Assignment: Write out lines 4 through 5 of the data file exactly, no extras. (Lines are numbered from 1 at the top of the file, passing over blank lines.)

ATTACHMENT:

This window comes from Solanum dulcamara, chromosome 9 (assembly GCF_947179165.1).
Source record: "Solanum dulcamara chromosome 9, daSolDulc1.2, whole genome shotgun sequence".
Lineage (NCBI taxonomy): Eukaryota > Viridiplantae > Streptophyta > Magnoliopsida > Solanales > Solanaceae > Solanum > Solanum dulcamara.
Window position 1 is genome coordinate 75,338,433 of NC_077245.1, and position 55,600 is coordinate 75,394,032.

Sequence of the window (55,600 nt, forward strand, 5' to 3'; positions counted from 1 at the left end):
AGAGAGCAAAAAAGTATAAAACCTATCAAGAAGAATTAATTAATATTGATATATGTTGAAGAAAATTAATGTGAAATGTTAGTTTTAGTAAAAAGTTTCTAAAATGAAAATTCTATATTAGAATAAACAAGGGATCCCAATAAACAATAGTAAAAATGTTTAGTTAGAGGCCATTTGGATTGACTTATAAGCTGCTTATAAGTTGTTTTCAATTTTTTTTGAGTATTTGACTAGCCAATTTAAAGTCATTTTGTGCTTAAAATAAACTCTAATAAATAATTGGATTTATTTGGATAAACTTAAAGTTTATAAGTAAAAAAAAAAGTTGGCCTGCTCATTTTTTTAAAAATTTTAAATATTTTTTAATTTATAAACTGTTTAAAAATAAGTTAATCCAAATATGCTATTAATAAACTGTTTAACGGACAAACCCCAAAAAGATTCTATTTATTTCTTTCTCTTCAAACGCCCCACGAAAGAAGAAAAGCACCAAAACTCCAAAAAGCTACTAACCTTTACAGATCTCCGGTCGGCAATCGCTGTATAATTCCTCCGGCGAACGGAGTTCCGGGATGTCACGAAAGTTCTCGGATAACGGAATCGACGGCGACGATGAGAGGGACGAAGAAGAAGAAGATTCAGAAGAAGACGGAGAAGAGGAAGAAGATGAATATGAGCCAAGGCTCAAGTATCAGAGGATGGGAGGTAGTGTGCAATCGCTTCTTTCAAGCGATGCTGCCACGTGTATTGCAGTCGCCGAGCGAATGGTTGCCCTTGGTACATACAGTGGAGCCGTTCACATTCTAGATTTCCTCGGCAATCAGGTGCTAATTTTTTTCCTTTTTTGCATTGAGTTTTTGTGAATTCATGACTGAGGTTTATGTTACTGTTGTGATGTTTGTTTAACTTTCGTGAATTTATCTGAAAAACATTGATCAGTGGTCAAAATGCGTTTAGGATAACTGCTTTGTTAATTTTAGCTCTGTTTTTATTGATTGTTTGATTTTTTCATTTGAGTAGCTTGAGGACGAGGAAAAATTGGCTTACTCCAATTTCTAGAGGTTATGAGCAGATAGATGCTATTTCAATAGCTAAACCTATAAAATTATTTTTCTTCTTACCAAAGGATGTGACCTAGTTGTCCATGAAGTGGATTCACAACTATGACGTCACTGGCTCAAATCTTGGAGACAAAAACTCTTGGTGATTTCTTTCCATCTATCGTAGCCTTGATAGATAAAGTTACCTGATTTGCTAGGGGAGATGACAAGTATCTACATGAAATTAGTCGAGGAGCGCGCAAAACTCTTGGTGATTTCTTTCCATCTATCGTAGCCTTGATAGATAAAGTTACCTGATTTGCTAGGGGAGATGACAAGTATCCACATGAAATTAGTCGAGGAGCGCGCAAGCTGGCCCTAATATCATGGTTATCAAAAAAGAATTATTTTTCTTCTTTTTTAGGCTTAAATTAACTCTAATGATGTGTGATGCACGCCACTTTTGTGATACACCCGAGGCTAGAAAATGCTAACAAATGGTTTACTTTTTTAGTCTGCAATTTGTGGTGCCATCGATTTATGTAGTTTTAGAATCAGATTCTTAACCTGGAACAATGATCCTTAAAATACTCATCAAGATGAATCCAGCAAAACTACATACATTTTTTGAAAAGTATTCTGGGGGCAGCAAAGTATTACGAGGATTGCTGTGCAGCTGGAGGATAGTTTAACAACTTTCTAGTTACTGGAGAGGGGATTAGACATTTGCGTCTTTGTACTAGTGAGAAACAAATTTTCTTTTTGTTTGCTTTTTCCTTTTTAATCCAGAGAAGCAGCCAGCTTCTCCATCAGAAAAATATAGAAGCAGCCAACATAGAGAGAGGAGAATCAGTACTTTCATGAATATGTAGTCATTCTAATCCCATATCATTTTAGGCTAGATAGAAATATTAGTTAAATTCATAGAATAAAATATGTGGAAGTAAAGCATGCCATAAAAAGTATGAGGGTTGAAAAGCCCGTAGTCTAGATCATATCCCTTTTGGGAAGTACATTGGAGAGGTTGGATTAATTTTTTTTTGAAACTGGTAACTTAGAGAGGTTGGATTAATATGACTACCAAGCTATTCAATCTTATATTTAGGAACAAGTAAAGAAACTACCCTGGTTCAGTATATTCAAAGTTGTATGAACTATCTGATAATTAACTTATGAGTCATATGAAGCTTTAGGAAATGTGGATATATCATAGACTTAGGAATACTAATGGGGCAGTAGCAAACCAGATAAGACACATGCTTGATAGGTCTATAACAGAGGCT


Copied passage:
Window position 1 is genome coordinate 75,338,433 of NC_077245.1, and position 55,600 is coordinate 75,394,032.

Sequence of the window (55,600 nt, forward strand, 5' to 3'; positions counted from 1 at the left end):